The role of visuomotor coupling in the development of sensory processing in mouse visual cortex

Wang, Bo. The role of visuomotor coupling in the development of sensory processing in mouse visual cortex. 2017, Doctoral Thesis, University of Basel, Faculty of Science.


Official URL: http://edoc.unibas.ch/diss/DissB_12171

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The current prevailing understanding of sensory processing in cortical areas is largely based on the presentation framework proposes that neural activity form presentations of external stimulus. However, with recent advances in technologies of recording neuronal activity in awake behaving animals, it has been shown that the primary visual cortex (V1) is also strongly driven by self-movement, suggesting that the presentation framework of visual cortex function is incomplete. Particularly, a subset of neurons in V1 selectively respond to transient visuomotor mismatches, and it could be explained by the predictive coding framework which postulates V1 compares the predicted and received visual input and sense the difference between the two. Experience of normal visuomotor coupling has been shown to be crucial for the development of visual-guided behavior, therefore it is likely that the prediction of visual input depends on the experience of visuomotor coupling, which shapes the functional development of V1. In the present study, we use a virtual reality system and trained dark-reared mice with either normal or random visuomotor coupling, and recorded the neural activity in layer 2/3 neurons of V1. We show that mismatch responses in excitatory neurons were strongly dependent on visuomotor experience. By recording several different types of layer 2/3 interneurons in V1 and manipulating their activity with designer receptor exclusively activated by designer drugs (DREADDs) or optogenetics tools, we propose a circuit model showing that the mismatch response could be the result of a disinhibition mediated by local somatostatin (SST) interneurons. Mismatch responses in both groups of mice with different visuomotor training conditions merged together after they were transferred to normal rearing environment. These data demonstrate that neurons in layer 2/3 mouse V1 computes a difference between an excitatory motor-related input and an inhibitory visual input, where the balance between the two inputs is finely tuned by visuomotor experience.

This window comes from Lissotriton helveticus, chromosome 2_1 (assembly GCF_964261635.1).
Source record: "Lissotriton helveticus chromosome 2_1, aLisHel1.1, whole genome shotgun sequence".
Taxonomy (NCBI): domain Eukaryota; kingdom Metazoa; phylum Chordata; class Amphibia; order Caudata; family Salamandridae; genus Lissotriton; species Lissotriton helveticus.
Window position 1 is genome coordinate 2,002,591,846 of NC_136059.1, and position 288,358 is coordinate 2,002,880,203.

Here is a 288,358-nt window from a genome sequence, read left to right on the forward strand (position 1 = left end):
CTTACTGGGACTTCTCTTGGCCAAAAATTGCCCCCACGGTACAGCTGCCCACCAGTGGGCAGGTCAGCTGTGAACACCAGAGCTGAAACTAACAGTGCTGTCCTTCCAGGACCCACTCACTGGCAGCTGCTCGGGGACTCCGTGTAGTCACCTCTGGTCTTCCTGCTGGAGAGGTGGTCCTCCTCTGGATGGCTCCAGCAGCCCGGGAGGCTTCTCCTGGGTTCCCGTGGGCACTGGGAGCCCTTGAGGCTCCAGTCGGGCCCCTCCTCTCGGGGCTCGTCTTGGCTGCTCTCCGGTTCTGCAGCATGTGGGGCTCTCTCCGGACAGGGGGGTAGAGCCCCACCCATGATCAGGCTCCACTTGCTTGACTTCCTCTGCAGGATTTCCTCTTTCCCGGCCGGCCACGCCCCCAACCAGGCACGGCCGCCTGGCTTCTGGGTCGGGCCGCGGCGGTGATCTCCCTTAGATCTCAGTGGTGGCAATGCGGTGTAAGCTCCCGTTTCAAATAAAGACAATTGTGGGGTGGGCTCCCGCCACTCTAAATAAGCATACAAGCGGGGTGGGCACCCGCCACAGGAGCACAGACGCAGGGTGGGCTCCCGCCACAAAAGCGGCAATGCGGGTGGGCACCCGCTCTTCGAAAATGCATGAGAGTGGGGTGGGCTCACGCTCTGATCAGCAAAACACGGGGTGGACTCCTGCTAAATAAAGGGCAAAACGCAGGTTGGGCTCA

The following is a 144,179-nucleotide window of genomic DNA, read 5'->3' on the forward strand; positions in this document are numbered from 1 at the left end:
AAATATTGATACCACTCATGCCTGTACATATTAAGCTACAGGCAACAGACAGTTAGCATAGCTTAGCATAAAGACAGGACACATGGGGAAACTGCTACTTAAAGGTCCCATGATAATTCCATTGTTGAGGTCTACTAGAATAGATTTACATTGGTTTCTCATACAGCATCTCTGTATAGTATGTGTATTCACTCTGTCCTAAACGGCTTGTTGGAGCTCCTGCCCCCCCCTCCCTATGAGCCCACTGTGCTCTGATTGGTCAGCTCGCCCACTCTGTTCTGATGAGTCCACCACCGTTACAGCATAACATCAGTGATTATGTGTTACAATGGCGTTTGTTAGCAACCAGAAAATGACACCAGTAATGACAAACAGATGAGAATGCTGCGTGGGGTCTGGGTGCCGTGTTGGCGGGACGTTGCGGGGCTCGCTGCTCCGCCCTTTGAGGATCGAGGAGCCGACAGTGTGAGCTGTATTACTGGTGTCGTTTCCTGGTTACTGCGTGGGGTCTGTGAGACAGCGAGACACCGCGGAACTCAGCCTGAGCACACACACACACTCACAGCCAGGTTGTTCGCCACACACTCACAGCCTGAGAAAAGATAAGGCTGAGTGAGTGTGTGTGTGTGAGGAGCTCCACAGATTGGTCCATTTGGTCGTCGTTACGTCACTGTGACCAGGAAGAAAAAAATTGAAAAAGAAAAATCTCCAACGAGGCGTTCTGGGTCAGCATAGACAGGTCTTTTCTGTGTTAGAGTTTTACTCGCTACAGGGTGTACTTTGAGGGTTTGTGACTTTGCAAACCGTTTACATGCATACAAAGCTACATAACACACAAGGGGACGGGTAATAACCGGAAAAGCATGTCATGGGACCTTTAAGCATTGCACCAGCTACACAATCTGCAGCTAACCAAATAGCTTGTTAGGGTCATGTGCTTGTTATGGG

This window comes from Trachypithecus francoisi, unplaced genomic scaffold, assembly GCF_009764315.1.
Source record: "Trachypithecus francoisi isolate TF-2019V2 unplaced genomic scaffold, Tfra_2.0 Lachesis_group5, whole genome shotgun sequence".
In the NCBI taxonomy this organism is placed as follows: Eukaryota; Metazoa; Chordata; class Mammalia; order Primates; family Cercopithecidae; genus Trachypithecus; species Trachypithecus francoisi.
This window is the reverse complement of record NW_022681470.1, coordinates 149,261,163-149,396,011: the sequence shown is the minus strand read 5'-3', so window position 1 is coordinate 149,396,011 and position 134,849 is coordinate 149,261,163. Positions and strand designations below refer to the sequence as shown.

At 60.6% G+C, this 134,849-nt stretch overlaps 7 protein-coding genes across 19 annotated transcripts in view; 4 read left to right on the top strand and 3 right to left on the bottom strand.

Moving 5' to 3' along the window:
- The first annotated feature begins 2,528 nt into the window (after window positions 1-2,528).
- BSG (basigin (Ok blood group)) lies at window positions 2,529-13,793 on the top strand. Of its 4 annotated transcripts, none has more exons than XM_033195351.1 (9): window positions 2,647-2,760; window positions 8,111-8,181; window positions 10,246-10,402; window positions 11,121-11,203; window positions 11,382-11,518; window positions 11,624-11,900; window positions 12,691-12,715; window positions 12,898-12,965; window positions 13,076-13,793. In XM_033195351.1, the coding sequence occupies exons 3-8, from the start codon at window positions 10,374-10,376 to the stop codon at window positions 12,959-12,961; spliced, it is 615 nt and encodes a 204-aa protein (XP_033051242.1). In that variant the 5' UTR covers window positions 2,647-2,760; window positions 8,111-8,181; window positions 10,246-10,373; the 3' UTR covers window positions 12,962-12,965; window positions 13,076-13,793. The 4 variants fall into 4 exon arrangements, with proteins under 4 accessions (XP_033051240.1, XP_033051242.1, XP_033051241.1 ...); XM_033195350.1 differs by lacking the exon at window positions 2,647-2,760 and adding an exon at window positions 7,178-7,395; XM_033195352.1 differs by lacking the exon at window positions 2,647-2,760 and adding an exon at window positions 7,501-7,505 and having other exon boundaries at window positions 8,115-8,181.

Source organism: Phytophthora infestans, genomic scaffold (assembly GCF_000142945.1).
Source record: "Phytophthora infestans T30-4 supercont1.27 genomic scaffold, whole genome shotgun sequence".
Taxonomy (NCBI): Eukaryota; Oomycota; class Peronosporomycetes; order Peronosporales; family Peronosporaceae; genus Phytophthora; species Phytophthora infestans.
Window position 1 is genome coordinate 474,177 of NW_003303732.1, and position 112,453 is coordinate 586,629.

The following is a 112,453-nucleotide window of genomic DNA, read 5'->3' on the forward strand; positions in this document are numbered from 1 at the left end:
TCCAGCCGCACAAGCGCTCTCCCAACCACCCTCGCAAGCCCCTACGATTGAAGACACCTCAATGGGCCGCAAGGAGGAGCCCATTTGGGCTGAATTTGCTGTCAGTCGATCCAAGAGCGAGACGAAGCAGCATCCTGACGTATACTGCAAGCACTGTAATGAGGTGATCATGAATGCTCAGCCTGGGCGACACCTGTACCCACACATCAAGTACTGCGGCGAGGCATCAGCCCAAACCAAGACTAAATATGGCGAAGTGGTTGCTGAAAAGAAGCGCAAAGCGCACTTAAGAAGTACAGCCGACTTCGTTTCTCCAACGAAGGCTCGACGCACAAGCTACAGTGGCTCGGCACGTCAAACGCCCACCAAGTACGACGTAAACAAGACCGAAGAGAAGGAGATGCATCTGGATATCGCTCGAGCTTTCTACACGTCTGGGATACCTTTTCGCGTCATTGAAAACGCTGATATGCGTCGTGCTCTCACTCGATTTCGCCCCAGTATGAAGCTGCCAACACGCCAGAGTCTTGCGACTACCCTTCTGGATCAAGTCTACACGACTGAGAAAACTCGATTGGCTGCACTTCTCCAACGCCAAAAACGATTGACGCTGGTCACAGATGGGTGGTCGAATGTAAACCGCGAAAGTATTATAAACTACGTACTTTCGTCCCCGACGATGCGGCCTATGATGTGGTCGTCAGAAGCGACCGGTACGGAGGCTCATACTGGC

Advisors:Mrsic-Flogel, Thomas and Keller, Georg and Hahnloser, Richard
Faculties and Departments:05 Faculty of Science > Departement Biozentrum > Former Organization Units Biozentrum > Neural Networks (Mrsic-Flogel)
UniBasel Contributors:Mrsic-Flogel, Thomas
Item Type:Thesis
Thesis Subtype:Doctoral Thesis
Thesis no:12171
Thesis status:Complete
Number of Pages:1 Online-Ressource (55 Seiten)
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edoc DOI:
Last Modified:05 Apr 2018 17:35
Deposited On:17 Jul 2017 12:48

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